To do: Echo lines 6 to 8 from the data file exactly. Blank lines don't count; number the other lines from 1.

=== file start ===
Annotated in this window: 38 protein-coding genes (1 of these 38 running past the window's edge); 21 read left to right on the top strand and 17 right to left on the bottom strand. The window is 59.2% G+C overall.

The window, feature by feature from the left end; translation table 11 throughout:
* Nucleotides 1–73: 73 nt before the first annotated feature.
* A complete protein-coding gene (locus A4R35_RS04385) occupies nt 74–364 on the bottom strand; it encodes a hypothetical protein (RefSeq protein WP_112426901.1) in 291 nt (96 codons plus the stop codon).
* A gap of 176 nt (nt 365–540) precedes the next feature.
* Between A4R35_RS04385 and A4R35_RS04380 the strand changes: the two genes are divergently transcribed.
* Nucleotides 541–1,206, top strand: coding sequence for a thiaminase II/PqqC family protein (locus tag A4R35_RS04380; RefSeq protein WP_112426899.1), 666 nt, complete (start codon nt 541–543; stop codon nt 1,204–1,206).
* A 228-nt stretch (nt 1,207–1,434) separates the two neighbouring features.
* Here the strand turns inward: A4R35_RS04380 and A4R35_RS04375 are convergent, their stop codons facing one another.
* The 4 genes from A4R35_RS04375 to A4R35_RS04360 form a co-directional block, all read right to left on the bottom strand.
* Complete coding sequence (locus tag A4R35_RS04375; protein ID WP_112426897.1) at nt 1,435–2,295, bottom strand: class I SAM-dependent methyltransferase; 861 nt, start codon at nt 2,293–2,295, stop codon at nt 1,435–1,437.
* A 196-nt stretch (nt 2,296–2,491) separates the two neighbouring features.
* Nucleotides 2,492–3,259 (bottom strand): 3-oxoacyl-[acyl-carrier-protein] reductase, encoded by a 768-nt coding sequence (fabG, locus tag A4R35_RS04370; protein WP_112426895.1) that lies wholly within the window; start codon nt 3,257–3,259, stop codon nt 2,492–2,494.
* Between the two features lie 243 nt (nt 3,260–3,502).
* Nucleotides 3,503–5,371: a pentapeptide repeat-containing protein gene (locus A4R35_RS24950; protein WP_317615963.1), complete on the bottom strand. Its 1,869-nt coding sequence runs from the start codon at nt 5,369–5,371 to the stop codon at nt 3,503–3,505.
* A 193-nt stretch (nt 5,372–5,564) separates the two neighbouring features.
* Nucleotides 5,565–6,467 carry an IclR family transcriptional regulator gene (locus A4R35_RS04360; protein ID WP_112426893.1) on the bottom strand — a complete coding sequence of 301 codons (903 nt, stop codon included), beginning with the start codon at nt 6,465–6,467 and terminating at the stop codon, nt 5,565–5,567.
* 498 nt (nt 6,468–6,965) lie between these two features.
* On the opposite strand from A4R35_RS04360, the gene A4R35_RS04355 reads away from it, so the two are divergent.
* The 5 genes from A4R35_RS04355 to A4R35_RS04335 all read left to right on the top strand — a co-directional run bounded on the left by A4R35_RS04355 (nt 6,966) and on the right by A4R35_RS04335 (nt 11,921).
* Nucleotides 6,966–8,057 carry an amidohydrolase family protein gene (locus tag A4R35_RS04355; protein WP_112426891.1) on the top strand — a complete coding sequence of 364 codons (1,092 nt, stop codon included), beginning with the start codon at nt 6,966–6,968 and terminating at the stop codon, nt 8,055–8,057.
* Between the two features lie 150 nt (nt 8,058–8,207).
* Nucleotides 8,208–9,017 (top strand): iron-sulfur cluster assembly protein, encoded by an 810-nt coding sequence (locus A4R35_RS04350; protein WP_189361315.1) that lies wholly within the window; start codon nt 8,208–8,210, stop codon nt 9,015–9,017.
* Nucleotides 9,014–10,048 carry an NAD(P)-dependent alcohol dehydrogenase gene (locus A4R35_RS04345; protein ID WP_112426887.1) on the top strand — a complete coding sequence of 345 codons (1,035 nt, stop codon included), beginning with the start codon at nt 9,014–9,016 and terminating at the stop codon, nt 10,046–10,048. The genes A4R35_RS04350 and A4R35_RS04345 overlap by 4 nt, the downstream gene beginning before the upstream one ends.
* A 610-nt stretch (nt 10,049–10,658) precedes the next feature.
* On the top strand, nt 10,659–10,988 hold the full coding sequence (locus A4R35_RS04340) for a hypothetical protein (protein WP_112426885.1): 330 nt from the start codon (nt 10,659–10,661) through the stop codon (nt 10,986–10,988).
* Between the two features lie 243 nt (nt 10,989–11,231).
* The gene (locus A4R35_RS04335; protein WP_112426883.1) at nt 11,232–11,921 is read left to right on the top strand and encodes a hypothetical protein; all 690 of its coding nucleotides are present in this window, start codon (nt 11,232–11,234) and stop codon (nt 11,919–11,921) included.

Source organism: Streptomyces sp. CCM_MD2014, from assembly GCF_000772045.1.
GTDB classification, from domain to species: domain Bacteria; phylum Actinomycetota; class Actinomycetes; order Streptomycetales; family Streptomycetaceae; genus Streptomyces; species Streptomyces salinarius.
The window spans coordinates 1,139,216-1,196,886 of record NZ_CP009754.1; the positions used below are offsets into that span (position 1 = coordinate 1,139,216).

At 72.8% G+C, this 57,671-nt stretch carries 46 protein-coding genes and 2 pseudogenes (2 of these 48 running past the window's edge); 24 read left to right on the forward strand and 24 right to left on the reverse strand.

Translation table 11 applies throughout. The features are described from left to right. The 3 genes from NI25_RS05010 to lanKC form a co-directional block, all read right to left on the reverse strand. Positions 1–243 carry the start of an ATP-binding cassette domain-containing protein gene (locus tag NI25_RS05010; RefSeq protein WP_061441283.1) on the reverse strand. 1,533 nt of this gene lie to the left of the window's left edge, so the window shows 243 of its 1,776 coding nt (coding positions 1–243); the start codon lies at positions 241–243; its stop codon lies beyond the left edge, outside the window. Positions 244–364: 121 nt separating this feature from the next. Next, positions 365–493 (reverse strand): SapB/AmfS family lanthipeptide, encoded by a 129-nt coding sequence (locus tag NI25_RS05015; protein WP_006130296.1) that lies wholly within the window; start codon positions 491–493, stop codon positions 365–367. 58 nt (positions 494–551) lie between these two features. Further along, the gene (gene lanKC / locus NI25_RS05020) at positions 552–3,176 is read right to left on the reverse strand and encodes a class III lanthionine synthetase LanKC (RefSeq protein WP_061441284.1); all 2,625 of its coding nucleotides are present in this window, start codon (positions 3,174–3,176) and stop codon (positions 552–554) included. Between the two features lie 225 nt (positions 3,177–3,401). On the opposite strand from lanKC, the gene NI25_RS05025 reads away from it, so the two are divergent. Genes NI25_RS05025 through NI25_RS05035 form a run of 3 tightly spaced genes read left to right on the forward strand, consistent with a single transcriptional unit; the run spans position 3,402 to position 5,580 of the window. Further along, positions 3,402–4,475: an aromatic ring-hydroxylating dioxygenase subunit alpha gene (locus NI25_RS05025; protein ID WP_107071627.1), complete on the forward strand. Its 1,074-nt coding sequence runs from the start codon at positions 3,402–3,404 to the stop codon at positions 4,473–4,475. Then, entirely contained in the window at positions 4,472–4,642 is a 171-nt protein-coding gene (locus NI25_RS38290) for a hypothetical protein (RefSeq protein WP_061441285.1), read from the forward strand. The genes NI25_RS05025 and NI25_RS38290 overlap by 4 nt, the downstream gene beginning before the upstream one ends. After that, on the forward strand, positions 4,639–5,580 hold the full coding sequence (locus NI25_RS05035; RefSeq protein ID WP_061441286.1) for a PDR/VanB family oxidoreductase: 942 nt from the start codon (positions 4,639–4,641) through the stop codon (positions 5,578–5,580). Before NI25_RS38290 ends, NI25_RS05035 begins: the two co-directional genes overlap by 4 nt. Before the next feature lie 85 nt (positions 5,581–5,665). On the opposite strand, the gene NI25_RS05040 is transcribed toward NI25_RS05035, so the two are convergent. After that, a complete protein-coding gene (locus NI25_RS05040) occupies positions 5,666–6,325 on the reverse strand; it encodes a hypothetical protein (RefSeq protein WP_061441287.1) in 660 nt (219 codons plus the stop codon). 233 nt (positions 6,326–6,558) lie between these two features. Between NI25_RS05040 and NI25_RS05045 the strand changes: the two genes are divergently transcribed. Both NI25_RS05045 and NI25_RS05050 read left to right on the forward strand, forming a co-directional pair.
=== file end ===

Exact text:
* Between A4R35_RS04385 and A4R35_RS04380 the strand changes: the two genes are divergently transcribed.
* Nucleotides 541–1,206, top strand: coding sequence for a thiaminase II/PqqC family protein (locus tag A4R35_RS04380; RefSeq protein WP_112426899.1), 666 nt, complete (start codon nt 541–543; stop codon nt 1,204–1,206).
* A 228-nt stretch (nt 1,207–1,434) separates the two neighbouring features.